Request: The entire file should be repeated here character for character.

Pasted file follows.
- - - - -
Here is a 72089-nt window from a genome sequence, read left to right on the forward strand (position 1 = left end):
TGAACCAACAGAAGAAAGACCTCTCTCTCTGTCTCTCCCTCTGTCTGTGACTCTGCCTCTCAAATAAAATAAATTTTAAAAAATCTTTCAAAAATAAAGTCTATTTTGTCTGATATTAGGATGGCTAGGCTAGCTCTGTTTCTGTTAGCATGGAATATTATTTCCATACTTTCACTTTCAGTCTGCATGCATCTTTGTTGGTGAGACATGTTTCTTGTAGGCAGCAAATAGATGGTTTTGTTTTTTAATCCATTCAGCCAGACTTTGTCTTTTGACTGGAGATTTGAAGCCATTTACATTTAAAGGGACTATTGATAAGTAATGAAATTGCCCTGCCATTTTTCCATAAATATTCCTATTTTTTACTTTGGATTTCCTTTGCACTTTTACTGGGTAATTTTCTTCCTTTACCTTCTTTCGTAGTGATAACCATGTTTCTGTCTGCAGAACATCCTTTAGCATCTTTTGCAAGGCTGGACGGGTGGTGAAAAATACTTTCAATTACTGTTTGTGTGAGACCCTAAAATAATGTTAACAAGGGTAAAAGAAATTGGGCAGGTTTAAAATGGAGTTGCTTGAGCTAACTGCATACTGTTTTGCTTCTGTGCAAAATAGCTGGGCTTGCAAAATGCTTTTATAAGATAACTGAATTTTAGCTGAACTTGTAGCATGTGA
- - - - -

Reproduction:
Here is a 72089-nt window from a genome sequence, read left to right on the forward strand (position 1 = left end):
TGAACCAACAGAAGAAAGACCTCTCTCTCTGTCTCTCCCTCTGTCTGTGACTCTGCCTCTCAAATAAAATAAATTTTAAAAAATCTTTCAAAAATAAAGTCTATTTTGTCTGATATTAGGATGGCTAGGCTAGCTCTGTTTCTGTTAGCATGGAATATTATTTCCATACTTTCACTTTCAGTCTGCATGCATCTTTGTTGGTGAGACATGTTTCTTGTAGGCAGCAAATAGATGGTTTTGTTTTTTAATCCATTCAGCCAGACTTTGTCTTTTGACTGGAGATTTGAAGCCATTTACATTTAAAGGGACTATTGATAAGTAATGAAATTGCCCTGCCATTTTTCCATAAATATTCCTATTTTTTACTTTGGATTTCCTTTGCACTTTTACTGGGTAATTTTCTTCCTTTACCTTCTTTCGTAGTGATAACCATGTTTCTGTCTGCAGAACATCCTTTAGCATCTTTTGCAAGGCTGGACGGGTGGTGAAAAATACTTTCAATTACTGTTTGTGTGAGACCCTAAAATAATGTTAACAAGGGTAAAAGAAATTGGGCAGGTTTAAAATGGAGTTGCTTGAGCTAACTGCATACTGTTTTGCTTCTGTGCAAAATAGCTGGGCTTGCAAAATGCTTTTATAAGATAACTGAATTTTAGCTGAACTTGTAGCATGTGA